FIG. 2 is a block diagram of a conventional single maxima receiver used by a base station in a CDMA communications network;

FIG. 3 is a block diagram of a single maxima metric generator used by the single maxima receiver shown in FIG. 2;

FIG. 4 is a block diagram of a conventional dual maxima receiver used by a base station in a CDMA communications network;

FIG. 5 is a block diagram of an improved multi stage receiver in accordance with a first preferred embodiment of the present invention;

FIG. 6 is a block diagram of a conventional non-coherent receiver shown in FIG. 5;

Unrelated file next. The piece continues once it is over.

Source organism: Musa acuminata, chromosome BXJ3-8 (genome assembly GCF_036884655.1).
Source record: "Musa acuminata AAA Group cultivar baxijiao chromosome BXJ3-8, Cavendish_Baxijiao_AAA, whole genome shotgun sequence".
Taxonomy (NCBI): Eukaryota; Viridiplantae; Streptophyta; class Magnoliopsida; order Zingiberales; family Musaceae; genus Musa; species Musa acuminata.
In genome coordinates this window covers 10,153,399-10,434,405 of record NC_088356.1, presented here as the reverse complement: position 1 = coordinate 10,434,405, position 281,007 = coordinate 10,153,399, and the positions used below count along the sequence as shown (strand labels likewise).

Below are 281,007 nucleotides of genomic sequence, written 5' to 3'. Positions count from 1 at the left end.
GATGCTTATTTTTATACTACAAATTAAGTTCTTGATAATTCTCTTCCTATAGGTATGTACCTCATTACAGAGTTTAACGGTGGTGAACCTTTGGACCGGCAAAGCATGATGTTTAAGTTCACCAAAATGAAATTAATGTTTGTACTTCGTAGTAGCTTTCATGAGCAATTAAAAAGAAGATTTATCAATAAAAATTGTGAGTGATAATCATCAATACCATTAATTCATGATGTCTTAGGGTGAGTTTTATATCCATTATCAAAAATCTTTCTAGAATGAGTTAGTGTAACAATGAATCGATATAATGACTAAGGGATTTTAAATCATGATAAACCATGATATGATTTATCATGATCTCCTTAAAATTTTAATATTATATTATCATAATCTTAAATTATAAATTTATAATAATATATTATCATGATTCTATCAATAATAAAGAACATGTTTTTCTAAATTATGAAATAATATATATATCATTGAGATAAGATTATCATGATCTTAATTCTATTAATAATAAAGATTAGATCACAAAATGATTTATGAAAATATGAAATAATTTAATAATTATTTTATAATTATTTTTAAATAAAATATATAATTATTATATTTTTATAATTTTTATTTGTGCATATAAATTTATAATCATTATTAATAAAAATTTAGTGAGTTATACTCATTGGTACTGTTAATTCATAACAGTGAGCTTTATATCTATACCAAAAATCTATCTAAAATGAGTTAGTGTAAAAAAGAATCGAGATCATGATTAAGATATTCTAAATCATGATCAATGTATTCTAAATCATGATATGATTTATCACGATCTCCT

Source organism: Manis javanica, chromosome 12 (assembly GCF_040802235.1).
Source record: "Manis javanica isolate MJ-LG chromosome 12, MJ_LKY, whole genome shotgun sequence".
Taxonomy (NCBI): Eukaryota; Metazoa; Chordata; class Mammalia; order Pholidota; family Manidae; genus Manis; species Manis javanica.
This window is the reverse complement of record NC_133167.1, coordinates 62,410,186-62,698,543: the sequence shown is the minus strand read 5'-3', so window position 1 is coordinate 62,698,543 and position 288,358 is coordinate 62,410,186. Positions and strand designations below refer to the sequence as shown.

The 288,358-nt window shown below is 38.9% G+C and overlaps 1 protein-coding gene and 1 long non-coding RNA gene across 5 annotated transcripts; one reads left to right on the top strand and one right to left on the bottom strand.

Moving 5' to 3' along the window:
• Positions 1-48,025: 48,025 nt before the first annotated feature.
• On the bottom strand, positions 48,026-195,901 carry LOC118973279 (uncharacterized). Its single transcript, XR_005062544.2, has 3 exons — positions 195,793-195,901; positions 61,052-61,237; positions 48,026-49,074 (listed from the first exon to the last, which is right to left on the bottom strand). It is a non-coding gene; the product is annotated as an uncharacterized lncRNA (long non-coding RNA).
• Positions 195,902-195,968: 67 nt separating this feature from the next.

FIG. 7 is a block diagram of a signal regenerator shown in FIG. 5;

FIG. 8 is a block diagram of an improved multi stage receiver in accordance with a second preferred embodiment of the present invention; and

FIG. 9 is a block diagram of an improved multi stage decision feedback receiver in accordance with a third preferred embodiment of the present invention.

DETAILED DESCRIPTION OF THE PREFERRED EMBODIMENTS

Referring to FIG. 1, in a conventional CDMA communications system, each mobile station sends traffic typically to the closest base station using a transmitter 100. The transmitter 100 consists of an encoding section 120 and modulating and transmitting section 130. The encoding section 120 is connected to the modulating and transmitting section 130. The transmitter 100 does not send a pilot (or reference) signal.